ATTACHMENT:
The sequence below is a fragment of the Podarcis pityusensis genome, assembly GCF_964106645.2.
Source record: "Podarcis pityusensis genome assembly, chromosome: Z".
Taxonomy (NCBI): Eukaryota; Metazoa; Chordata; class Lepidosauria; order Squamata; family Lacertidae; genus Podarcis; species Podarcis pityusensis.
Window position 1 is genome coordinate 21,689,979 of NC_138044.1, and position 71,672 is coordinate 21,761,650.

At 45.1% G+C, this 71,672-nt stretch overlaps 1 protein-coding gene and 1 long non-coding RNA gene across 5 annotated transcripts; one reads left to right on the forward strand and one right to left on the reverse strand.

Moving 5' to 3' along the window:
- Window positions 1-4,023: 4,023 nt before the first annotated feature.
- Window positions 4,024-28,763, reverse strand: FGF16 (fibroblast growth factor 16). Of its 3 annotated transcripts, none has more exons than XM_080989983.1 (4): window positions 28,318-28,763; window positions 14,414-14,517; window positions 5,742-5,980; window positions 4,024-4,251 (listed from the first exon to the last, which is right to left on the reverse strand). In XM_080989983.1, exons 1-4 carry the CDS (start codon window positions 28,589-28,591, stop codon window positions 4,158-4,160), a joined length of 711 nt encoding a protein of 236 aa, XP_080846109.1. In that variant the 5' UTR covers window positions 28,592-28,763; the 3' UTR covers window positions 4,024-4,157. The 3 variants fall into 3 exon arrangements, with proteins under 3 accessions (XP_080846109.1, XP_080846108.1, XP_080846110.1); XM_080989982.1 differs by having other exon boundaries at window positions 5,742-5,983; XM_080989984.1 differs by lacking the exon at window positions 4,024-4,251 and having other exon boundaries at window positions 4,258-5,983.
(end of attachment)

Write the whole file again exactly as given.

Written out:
The sequence below is a fragment of the Podarcis pityusensis genome, assembly GCF_964106645.2.
Source record: "Podarcis pityusensis genome assembly, chromosome: Z".
Taxonomy (NCBI): Eukaryota; Metazoa; Chordata; class Lepidosauria; order Squamata; family Lacertidae; genus Podarcis; species Podarcis pityusensis.
Window position 1 is genome coordinate 21,689,979 of NC_138044.1, and position 71,672 is coordinate 21,761,650.

At 45.1% G+C, this 71,672-nt stretch overlaps 1 protein-coding gene and 1 long non-coding RNA gene across 5 annotated transcripts; one reads left to right on the forward strand and one right to left on the reverse strand.

Moving 5' to 3' along the window:
- Window positions 1-4,023: 4,023 nt before the first annotated feature.
- Window positions 4,024-28,763, reverse strand: FGF16 (fibroblast growth factor 16). Of its 3 annotated transcripts, none has more exons than XM_080989983.1 (4): window positions 28,318-28,763; window positions 14,414-14,517; window positions 5,742-5,980; window positions 4,024-4,251 (listed from the first exon to the last, which is right to left on the reverse strand). In XM_080989983.1, exons 1-4 carry the CDS (start codon window positions 28,589-28,591, stop codon window positions 4,158-4,160), a joined length of 711 nt encoding a protein of 236 aa, XP_080846109.1. In that variant the 5' UTR covers window positions 28,592-28,763; the 3' UTR covers window positions 4,024-4,157. The 3 variants fall into 3 exon arrangements, with proteins under 3 accessions (XP_080846109.1, XP_080846108.1, XP_080846110.1); XM_080989982.1 differs by having other exon boundaries at window positions 5,742-5,983; XM_080989984.1 differs by lacking the exon at window positions 4,024-4,251 and having other exon boundaries at window positions 4,258-5,983.